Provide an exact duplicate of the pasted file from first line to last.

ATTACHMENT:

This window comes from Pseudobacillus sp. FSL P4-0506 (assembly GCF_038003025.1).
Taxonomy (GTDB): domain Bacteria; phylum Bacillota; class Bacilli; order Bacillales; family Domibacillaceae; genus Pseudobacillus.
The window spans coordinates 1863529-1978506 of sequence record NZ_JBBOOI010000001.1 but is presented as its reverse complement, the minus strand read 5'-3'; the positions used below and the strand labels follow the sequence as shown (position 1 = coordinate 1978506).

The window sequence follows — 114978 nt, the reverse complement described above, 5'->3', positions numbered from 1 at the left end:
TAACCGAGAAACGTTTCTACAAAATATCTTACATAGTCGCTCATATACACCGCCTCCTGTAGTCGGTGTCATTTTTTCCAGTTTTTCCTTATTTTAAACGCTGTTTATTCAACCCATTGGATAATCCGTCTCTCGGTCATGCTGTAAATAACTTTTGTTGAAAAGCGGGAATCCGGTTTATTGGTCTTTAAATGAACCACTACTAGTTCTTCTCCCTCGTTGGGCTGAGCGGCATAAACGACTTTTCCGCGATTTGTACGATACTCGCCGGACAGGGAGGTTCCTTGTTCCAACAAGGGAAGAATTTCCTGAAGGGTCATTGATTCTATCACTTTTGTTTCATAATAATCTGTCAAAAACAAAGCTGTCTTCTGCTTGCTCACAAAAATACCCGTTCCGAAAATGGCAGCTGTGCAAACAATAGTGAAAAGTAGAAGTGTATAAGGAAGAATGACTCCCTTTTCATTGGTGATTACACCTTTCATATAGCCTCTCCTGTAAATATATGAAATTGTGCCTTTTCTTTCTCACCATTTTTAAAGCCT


This window comes from Pseudobacillus sp. FSL P4-0506 (assembly GCF_038003025.1).
Taxonomy (GTDB): domain Bacteria; phylum Bacillota; class Bacilli; order Bacillales; family Domibacillaceae; genus Pseudobacillus.
The window spans coordinates 1863529-1978506 of sequence record NZ_JBBOOI010000001.1 but is presented as its reverse complement, the minus strand read 5'-3'; the positions used below and the strand labels follow the sequence as shown (position 1 = coordinate 1978506).

The window sequence follows — 114978 nt, the reverse complement described above, 5'->3', positions numbered from 1 at the left end:
TAACCGAGAAACGTTTCTACAAAATATCTTACATAGTCGCTCATATACACCGCCTCCTGTAGTCGGTGTCATTTTTTCCAGTTTTTCCTTATTTTAAACGCTGTTTATTCAACCCATTGGATAATCCGTCTCTCGGTCATGCTGTAAATAACTTTTGTTGAAAAGCGGGAATCCGGTTTATTGGTCTTTAAATGAACCACTACTAGTTCTTCTCCCTCGTTGGGCTGAGCGGCATAAACGACTTTTCCGCGATTTGTACGATACTCGCCGGACAGGGAGGTTCCTTGTTCCAACAAGGGAAGAATTTCCTGAAGGGTCATTGATTCTATCACTTTTGTTTCATAATAATCTGTCAAAAACAAAGCTGTCTTCTGCTTGCTCACAAAAATACCCGTTCCGAAAATGGCAGCTGTGCAAACAATAGTGAAAAGTAGAAGTGTATAAGGAAGAATGACTCCCTTTTCATTGGTGATTACACCTTTCATATAGCCTCTCCTGTAAATATATGAAATTGTGCCTTTTCTTTCTCACCATTTTTAAAGCCT